KEY FINDINGS: SCHOOLS AND TEACHER COHORTS
- Important support networks often emerge around Master Teachers. Master Teachers often help to create a support structure in the schools in which they work, offering both technical and instructional assistance to teachers attempting to implement technology projects in their classrooms.
- Within-school teacher cohorts support each other in concrete ways. Participant Teachers support one another's efforts by pooling technology resources, making their own classroom computers available to colleagues, and working together on lesson design.
- "Critical mass" leads to new demands on resources. In schools with a large number of Intel Teach to the Future participants, the increase in teacher demand for computers in their classrooms, or access to computer labs, is putting strains on previously underused or adequate technology resources.
- Trained teachers are seeking further training and schools are responding. Some schools with a large number of Participant Teachers are helping these teachers build on their skills by dedicating some staff development time to in-service technology professional development.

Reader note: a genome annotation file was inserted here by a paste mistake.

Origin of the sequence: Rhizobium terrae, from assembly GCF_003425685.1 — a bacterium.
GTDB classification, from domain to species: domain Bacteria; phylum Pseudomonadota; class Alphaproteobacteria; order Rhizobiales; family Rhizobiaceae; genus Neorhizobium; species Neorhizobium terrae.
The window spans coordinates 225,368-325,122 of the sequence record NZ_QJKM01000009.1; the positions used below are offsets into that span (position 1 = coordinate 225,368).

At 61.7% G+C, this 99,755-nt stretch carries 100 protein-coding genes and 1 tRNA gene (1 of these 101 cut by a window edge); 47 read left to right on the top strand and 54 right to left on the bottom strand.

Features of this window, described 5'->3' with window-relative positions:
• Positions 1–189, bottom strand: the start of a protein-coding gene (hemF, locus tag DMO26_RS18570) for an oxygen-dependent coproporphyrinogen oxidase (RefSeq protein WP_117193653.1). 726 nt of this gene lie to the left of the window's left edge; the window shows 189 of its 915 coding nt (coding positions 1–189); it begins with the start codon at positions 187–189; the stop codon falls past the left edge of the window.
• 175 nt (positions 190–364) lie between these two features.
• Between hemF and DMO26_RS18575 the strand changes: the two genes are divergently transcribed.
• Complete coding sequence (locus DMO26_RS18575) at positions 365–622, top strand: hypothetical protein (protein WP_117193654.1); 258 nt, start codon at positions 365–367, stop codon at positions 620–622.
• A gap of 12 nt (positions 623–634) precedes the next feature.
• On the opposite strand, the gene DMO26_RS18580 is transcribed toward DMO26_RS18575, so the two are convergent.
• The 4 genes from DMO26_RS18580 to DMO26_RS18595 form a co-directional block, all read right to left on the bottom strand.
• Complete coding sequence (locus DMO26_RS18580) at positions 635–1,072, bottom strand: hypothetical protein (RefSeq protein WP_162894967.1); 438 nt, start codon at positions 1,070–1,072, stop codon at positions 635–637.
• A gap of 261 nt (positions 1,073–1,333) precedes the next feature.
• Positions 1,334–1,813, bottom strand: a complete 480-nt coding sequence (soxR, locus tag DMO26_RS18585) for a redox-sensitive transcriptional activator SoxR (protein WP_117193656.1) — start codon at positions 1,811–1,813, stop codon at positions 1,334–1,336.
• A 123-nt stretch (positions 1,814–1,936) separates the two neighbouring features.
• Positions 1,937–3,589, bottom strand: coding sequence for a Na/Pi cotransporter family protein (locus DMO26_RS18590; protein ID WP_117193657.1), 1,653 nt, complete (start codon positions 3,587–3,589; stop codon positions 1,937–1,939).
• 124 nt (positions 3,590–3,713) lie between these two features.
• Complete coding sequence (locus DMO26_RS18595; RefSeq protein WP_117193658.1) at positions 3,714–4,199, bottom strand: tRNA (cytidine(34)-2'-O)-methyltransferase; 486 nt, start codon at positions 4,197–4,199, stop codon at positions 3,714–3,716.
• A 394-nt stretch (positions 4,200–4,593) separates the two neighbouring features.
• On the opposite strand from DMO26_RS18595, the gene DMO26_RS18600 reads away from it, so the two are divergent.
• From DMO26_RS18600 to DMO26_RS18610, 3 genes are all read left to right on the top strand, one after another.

- Administrative support is important, but varies widely. Administrators offer different levels of support for integrating technology in their schools. The primary forms of administrator support are the provision of technical resources and technical support personnel.
KEY FINDINGS: SCHOOL DISTRICTS
- Intel Teach to the Future helps to grow leadership. Many Master Teachers and some Participant Teachers are assuming leadership roles in their districts. Master Teachers who already had leadership roles are explicitly building on their Intel Teach to the Future experience to shape developing district technology policies.
- Districts are adapting technology plans, moving beyond a focus on procurement to emphasize supporting instructional use of the technology. The approach to educational use of technology embedded in the Intel Teach to the Future curriculum is influencing district technology planning in multiple areas, including budget planning, infrastructure design, and Internet access policies.
- Districts are shifting professional development offerings away from skills training and toward curriculum integration. Intel Teach to the Future has also influenced the way some districts are approaching professional development. Where once technology training meant one-shot workshops on specific software programs, districts are now designing professional development that focuses on integrating technology into the curriculum and linking technology-rich lessons to standards.
- Districts are often unable to provide adequate support. Many districts lack the resources to provide adequate technical support to a rapidly growing base of technology-using teachers; to equip all computers with software as up-to-date as that used in Intel Teach to the Future; or to provide adequate hardware and Internet connectivity in teachers' classrooms.